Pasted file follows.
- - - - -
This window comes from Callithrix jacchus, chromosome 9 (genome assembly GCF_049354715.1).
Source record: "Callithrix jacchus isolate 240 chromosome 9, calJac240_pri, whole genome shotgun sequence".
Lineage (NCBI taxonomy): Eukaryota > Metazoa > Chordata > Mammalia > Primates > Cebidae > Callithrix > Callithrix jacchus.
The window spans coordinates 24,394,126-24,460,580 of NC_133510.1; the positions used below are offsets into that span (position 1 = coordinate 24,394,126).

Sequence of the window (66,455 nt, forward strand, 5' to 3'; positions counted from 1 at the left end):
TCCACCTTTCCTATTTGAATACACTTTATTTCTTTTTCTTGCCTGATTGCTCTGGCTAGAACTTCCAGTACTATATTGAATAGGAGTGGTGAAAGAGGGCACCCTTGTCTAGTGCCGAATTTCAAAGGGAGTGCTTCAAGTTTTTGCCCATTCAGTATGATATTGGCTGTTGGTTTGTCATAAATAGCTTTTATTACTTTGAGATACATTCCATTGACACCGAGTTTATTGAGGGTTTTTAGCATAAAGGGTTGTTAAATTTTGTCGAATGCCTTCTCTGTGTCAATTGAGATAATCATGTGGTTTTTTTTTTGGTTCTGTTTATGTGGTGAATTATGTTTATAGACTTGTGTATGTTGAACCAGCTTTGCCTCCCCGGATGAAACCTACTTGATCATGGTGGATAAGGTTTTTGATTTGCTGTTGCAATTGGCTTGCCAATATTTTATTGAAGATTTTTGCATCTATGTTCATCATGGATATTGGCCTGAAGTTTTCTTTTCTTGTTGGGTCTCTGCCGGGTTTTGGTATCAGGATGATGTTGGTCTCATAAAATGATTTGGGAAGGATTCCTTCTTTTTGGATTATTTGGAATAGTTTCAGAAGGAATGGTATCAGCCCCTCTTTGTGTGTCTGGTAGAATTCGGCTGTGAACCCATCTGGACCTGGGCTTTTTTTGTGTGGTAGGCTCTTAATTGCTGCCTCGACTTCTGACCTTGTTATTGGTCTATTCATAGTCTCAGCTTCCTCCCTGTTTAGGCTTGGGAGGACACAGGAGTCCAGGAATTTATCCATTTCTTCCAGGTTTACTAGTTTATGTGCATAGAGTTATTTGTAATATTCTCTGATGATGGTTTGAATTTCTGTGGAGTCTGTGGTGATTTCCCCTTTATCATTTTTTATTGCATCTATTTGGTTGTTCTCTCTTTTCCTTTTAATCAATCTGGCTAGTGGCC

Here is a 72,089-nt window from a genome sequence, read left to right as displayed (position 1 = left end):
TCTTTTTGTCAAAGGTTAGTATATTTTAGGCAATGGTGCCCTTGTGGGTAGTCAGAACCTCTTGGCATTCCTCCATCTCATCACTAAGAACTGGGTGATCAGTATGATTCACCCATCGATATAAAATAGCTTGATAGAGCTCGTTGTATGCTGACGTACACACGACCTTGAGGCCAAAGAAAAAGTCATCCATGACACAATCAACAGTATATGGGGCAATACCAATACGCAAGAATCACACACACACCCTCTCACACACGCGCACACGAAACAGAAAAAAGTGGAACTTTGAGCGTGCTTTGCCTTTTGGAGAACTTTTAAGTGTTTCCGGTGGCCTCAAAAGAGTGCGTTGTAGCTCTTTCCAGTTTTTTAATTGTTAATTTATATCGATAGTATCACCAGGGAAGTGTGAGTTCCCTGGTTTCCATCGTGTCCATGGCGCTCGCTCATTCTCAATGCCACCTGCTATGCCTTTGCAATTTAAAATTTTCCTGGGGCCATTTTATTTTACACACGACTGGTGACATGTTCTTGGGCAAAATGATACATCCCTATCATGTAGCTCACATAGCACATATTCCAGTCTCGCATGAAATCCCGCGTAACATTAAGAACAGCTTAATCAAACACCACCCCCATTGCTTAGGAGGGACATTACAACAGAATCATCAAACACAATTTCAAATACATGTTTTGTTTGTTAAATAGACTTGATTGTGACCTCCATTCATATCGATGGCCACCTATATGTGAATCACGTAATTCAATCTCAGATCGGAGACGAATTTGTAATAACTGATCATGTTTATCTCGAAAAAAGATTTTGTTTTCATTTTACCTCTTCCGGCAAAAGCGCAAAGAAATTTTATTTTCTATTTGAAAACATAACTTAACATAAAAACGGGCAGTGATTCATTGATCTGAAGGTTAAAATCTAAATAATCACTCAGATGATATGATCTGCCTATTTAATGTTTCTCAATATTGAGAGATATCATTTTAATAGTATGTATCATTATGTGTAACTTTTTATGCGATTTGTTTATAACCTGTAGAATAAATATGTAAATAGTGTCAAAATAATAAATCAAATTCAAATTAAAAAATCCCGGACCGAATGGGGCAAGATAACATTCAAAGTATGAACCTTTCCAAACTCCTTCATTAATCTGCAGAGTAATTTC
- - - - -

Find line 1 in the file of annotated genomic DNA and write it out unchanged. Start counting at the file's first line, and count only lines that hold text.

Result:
This window comes from Callithrix jacchus, chromosome 9 (genome assembly GCF_049354715.1).